Like free birds in a cage

“My brothers Saed en Salah were fifteen and seventeen years old. They were killed during a bombardment in 2008 and 2012,” Hamza says. Ashamed, he wipes away the tears that have rushed to his eyes. “I can’t get the sound of bombs and images of dying friends out of my head. Incessantly, I hear my mother crying over the loss of my brothers.”

No doubt, Hamza takes the biggest risks of the gang. With a smile on his face, he jumps of high destroyed houses. He has lost everything so has nothing to lose. Together with his friends he practises ‘parkour’, a kind of sport in which youngsters run and jump to conquer huge obstacles. They leap from one rooftop to another and do elegant somersaults. Parkour is popular in Gaza. “While practising parkour, I feel as free as a bird and invincible,” Fahed says. “After the war, we set a parkour amongst destroyed houses and put videos of it on YouTube. That way, we can show Israelis that they can tear down our houses, kill our children but haven’t crushed our souls yet.”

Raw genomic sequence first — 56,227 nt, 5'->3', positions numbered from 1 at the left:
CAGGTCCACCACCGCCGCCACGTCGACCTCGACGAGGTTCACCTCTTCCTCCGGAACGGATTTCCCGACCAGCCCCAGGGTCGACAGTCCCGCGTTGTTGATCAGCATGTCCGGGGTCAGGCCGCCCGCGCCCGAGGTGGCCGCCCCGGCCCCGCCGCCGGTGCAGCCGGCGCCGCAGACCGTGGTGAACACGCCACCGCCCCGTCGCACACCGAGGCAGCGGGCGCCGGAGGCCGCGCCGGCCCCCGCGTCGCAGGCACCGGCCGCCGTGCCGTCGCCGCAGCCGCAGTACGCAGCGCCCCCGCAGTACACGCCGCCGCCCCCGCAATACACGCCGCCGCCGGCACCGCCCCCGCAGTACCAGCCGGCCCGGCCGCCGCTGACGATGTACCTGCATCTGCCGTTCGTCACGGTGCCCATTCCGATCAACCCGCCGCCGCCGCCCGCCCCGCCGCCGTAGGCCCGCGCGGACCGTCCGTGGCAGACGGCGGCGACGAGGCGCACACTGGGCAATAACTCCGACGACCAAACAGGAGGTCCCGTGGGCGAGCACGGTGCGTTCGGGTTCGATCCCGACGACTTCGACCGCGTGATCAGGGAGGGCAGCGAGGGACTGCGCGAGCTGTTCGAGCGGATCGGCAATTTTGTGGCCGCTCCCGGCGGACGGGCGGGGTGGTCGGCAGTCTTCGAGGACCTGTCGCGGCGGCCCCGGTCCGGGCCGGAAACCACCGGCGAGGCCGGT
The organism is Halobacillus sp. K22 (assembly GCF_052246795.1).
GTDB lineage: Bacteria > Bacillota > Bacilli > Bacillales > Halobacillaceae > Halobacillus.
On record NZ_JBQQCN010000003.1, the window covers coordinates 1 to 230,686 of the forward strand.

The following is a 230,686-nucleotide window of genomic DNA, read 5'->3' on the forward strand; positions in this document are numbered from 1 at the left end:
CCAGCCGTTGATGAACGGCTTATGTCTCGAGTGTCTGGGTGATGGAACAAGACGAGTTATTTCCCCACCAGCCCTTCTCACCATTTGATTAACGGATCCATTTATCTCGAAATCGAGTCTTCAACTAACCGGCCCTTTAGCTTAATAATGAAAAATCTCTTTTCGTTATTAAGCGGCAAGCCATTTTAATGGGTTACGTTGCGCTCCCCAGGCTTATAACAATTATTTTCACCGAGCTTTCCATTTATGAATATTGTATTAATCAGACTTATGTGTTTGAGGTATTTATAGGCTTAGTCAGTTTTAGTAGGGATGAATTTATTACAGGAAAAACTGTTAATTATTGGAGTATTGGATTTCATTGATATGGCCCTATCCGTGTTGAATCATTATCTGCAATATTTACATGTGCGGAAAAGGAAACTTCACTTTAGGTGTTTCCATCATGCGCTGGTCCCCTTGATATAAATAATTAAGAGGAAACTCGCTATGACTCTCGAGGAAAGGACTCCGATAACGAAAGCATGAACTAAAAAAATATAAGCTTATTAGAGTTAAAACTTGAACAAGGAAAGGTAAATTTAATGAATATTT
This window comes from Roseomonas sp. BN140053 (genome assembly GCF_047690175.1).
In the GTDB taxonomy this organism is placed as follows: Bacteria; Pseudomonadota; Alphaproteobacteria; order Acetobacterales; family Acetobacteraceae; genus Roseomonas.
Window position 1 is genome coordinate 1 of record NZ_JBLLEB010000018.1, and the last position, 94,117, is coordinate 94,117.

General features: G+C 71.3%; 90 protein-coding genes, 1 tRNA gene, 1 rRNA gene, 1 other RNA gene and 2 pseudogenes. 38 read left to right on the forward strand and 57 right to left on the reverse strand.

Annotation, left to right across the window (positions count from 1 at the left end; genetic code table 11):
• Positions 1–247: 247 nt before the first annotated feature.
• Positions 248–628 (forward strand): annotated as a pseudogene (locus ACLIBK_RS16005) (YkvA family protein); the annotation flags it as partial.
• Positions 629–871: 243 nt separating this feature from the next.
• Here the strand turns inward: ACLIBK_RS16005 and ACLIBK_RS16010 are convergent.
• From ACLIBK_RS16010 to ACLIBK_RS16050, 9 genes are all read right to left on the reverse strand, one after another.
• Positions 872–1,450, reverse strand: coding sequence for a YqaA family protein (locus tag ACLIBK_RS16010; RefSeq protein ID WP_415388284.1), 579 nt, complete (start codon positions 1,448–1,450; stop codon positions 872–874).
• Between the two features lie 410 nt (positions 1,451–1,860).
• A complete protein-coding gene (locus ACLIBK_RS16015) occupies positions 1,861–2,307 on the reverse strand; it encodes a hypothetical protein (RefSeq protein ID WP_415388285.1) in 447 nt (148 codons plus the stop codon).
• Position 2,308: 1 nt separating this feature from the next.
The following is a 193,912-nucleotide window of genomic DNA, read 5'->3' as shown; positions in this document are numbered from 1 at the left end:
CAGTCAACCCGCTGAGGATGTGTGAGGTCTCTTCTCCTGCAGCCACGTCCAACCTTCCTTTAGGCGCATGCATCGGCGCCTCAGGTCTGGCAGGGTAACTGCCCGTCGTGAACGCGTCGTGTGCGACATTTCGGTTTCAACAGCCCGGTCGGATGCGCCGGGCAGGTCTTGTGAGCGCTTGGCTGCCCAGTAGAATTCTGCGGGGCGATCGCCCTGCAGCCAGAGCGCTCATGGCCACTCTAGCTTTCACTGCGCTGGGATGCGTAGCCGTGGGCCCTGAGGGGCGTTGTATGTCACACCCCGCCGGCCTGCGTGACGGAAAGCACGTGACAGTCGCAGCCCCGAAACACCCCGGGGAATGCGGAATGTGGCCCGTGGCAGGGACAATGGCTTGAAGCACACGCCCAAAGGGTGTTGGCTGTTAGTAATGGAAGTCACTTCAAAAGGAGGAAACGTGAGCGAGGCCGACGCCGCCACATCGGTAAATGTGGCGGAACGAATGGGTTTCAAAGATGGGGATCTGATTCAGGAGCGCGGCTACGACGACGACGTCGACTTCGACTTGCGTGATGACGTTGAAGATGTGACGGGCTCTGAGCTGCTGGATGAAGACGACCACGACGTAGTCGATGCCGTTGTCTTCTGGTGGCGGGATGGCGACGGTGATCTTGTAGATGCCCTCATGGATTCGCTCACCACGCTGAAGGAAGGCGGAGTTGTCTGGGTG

In June 2014, Gaza went through a bloody conflict. For Hamza and Fahed it was the fourth war in their young lives. Like many of their friends they are marked by traumas.

“Israel bombed us at night,” Saed says. “We couldn’t see the stars because of the lights of the helicopters. Every night, we quietly prayed. Scared, terrified that any moment, a bomb would hit our homes.”

‘I was asleep when a bomb struck our neighbour’s house,” Hamza whispers. “The smoke blew through our broken windows. I ran out of the house in my pajamas and gasped for air. In the morning I saw how our home had been destroyed. I hope it will be repairable,” he smiles. “But my heart has been broken for ever a long time ago.”

Photo story © Katrijn Van Giel

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